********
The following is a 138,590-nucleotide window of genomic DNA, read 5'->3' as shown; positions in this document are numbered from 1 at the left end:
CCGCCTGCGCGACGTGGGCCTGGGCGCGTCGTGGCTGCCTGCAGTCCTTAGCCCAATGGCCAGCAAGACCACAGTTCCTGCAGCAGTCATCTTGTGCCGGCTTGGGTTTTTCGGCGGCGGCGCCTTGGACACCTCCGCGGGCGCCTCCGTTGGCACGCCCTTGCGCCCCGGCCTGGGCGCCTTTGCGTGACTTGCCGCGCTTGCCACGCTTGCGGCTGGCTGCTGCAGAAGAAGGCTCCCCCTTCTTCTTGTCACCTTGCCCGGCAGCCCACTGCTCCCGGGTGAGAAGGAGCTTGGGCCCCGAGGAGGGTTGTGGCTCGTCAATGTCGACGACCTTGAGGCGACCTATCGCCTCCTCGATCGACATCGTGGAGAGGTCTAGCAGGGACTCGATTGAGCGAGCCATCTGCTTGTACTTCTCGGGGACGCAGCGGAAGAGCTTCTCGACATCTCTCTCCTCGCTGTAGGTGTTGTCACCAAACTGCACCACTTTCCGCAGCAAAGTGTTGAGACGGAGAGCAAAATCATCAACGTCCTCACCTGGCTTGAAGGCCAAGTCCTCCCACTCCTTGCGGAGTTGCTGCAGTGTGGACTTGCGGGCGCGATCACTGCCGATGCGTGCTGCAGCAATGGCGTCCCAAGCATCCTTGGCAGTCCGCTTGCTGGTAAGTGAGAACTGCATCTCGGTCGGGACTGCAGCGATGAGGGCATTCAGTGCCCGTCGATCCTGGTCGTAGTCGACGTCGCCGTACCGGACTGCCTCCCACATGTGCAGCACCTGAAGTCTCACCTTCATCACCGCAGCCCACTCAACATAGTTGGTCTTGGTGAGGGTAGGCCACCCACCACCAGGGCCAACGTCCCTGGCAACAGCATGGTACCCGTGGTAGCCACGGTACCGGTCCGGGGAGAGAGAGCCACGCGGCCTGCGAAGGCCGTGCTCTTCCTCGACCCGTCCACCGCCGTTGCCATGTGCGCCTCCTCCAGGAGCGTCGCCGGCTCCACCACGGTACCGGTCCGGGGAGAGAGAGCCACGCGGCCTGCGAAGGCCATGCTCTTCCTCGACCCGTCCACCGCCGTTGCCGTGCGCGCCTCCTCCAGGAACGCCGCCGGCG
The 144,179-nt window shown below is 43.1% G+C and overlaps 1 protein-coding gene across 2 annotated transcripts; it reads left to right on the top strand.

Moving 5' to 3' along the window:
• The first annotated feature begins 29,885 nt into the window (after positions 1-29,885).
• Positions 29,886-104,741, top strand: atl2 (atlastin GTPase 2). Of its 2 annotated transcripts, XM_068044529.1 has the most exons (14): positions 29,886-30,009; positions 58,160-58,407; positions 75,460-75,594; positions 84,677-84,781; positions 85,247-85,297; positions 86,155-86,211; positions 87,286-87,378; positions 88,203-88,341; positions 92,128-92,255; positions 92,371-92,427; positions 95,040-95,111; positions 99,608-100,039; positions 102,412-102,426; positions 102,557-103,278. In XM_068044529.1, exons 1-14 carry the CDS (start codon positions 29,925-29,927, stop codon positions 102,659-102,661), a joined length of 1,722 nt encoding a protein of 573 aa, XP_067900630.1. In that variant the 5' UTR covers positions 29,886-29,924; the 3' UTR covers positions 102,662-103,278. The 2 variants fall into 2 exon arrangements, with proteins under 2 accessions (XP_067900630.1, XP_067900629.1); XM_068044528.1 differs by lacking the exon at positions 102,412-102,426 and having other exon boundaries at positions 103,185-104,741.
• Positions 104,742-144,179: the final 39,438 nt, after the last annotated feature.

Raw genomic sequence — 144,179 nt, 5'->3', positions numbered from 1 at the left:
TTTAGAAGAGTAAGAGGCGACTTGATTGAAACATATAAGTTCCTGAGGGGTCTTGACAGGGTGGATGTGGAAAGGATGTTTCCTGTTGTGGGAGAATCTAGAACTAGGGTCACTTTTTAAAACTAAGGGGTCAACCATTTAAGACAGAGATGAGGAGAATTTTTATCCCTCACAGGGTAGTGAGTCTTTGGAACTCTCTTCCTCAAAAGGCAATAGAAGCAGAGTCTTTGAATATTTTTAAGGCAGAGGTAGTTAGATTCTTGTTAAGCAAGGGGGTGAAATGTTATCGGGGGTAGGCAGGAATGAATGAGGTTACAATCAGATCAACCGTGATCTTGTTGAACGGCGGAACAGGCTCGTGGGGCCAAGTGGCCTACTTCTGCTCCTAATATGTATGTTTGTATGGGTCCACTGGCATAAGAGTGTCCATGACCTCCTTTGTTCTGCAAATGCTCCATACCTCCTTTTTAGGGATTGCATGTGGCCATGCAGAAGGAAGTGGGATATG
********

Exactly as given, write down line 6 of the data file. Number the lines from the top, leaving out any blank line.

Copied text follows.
• Positions 29,886-104,741, top strand: atl2 (atlastin GTPase 2). Of its 2 annotated transcripts, XM_068044529.1 has the most exons (14): positions 29,886-30,009; positions 58,160-58,407; positions 75,460-75,594; positions 84,677-84,781; positions 85,247-85,297; positions 86,155-86,211; positions 87,286-87,378; positions 88,203-88,341; positions 92,128-92,255; positions 92,371-92,427; positions 95,040-95,111; positions 99,608-100,039; positions 102,412-102,426; positions 102,557-103,278. In XM_068044529.1, exons 1-14 carry the CDS (start codon positions 29,925-29,927, stop codon positions 102,659-102,661), a joined length of 1,722 nt encoding a protein of 573 aa, XP_067900630.1. In that variant the 5' UTR covers positions 29,886-29,924; the 3' UTR covers positions 102,662-103,278. The 2 variants fall into 2 exon arrangements, with proteins under 2 accessions (XP_067900630.1, XP_067900629.1); XM_068044528.1 differs by lacking the exon at positions 102,412-102,426 and having other exon boundaries at positions 103,185-104,741.